One of the most remarkable facts about the human body—indeed, about the great mass of living things—is that nearly every cell carries the complete genetic blueprint for the entire organism. There are exceptions to the rule: Mature red blood cells, for example, which are devoid of a nucleus, have no DNA to speak of. And reproductive cells (sperm and egg) carry only half the complement of genetic material. But most every other cell carries with it the full set of how-tos for creating and maintaining every part of the whole.
Think of that for a moment: Each of the tens of trillions of cells in your body has, in effect, the complete set of keys to the kingdom.
Storing the same cache of knowledge in each cell, naturally, makes the human machine all the more efficient and adaptive. But there’s a dark side too: Each of those cells has the power to go awry—and take down the whole organism with it. The wrong set of changes to a single cell’s genetic code, combined with other system breakdowns, can lead to cancer.
That, in a sense, is the predicament that the global organism of business has found itself in. The interlocking networks that power every company these days have made them infinitely more efficient and adaptive, sure—but way more vulnerable too.
A virus or malware loaded from any “cell”—anywhere—can cripple a company or hundreds of them, and the costs of such sieges are becoming staggeringly, unthinkably large. Witness the WannaCry ransomware attack in May, which raged through 150 countries, causing as much as $4 billion in losses worldwide.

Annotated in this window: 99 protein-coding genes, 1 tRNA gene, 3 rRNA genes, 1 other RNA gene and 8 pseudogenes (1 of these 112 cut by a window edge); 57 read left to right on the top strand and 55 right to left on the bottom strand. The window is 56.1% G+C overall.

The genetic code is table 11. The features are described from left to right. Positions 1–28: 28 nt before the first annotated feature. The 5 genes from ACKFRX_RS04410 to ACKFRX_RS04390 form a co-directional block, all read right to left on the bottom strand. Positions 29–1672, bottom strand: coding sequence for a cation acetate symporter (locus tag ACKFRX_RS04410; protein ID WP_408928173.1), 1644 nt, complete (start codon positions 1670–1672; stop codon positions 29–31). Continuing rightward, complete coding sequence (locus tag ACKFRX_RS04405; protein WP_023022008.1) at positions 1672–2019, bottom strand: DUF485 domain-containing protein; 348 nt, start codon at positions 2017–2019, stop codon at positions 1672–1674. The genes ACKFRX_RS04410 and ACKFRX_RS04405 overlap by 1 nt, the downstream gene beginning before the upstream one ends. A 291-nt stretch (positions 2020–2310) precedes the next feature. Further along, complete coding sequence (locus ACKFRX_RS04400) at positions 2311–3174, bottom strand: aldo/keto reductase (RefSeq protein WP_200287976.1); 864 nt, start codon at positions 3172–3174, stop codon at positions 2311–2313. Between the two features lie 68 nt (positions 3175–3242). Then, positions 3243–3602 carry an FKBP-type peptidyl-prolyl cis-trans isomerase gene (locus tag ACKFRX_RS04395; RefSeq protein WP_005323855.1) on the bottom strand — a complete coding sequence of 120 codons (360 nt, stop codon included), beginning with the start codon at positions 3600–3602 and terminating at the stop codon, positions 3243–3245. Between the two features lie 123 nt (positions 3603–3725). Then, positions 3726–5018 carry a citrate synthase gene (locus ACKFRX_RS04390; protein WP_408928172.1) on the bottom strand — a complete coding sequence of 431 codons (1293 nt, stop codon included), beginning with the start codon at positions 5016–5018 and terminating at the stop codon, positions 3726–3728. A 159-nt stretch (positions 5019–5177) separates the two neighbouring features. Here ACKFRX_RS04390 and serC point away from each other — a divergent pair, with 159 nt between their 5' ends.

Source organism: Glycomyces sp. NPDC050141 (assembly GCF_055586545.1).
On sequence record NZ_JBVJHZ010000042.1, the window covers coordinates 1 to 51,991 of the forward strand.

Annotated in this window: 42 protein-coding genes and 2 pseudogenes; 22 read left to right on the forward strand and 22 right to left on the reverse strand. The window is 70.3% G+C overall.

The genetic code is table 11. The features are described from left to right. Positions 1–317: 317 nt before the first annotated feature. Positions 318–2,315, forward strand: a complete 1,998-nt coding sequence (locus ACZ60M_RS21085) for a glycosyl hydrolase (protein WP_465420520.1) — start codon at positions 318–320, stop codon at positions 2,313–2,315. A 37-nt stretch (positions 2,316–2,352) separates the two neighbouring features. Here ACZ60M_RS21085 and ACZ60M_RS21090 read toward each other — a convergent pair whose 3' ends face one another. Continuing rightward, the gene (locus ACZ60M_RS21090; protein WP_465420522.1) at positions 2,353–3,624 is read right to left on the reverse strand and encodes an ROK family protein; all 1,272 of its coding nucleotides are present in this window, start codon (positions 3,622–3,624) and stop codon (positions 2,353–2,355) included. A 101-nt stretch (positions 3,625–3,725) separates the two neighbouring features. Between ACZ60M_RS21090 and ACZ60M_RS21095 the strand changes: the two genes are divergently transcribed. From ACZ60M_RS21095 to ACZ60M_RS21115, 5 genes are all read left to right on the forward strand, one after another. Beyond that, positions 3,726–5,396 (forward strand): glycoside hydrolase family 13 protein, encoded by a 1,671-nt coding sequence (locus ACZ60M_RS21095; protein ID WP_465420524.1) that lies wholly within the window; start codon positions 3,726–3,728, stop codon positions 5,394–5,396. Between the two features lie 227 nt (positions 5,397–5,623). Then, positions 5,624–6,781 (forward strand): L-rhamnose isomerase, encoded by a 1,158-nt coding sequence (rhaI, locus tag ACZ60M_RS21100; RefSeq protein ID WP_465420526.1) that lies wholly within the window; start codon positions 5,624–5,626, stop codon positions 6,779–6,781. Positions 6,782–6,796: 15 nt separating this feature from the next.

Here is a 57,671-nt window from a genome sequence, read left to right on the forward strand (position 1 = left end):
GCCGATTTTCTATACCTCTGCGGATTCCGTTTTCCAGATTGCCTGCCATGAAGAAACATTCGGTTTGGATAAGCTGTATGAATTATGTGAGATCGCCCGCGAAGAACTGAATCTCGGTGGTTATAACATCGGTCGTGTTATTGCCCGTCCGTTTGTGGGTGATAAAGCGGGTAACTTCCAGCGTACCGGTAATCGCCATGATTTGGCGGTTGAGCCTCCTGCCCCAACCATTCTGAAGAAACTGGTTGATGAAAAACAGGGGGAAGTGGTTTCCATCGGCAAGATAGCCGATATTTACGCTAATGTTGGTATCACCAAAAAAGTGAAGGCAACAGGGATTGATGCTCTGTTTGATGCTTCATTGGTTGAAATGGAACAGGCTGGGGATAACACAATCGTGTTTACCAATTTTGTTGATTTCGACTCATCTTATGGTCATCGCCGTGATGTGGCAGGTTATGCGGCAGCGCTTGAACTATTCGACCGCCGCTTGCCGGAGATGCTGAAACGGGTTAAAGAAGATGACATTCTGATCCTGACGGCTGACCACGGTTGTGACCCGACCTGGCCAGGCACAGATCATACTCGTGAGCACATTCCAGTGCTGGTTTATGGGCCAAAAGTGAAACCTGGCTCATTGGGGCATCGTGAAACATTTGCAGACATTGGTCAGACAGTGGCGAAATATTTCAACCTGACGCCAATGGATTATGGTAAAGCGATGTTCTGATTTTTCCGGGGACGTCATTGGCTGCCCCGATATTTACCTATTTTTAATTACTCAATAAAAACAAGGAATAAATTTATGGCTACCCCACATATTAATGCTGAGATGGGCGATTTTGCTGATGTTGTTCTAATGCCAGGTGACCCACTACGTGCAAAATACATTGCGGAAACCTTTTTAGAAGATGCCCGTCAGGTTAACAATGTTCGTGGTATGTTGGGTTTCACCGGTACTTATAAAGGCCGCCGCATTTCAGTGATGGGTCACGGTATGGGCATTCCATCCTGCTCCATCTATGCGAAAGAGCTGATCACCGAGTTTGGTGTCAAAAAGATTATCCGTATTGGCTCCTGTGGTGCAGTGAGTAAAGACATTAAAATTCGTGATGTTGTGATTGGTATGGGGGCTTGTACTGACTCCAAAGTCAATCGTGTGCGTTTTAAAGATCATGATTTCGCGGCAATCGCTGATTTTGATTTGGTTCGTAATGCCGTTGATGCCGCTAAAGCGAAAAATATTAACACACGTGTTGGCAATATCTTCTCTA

Cybercrime cost the global economy more than $450 billion in 2016, report Adam Lashinsky and Jeff John Roberts in the opening story of our cover package. The number of distributed denial-of-service (DDoS) attacks—which are designed to paralyze a target network with a deluge of messages, often sent from a bevy of hijacked computers—leaped more than 170% last year, and Cisco projects it will jump again by a factor of two or more by 2021.
From phishing to secret-stealing to outright extortion, hackers have gotten more brazen than ever in their cyberassaults, and companies increasingly find themselves outgunned and outflanked. The rise of state-sponsored infiltrators, meanwhile, has upped the firepower even more. In a handful of years, in fact, these digital ambushes have morphed from a mere corporate annoyance to, in some cases, an existential threat.
That’s what makes Robert Hackett’s feature on Google’s Project Zero so compelling. Google (googl), the company arguably most associated with the Internet, has come to its defense—empowering an elite SWAT team of hackers to probe not only its own code for weakness but everybody else’s too. “There are no boundaries to their jurisdiction,” writes Hackett. “Anything that touches the Internet is fair game.”
In the three years since the project got its start, the squad—a rotating group of a dozen veteran hackers—“has gained a reputation for being among the most effective computer bug exterminators on the planet,” Hackett writes.
Of course, no one honestly thinks the team will end the cancer of cyber-terror. But at least they’re boosting the chances of survival.
A version of this article appears in the Jul. 1, 2017 issue of Fortune with the headline "The Keys to the Kingdom."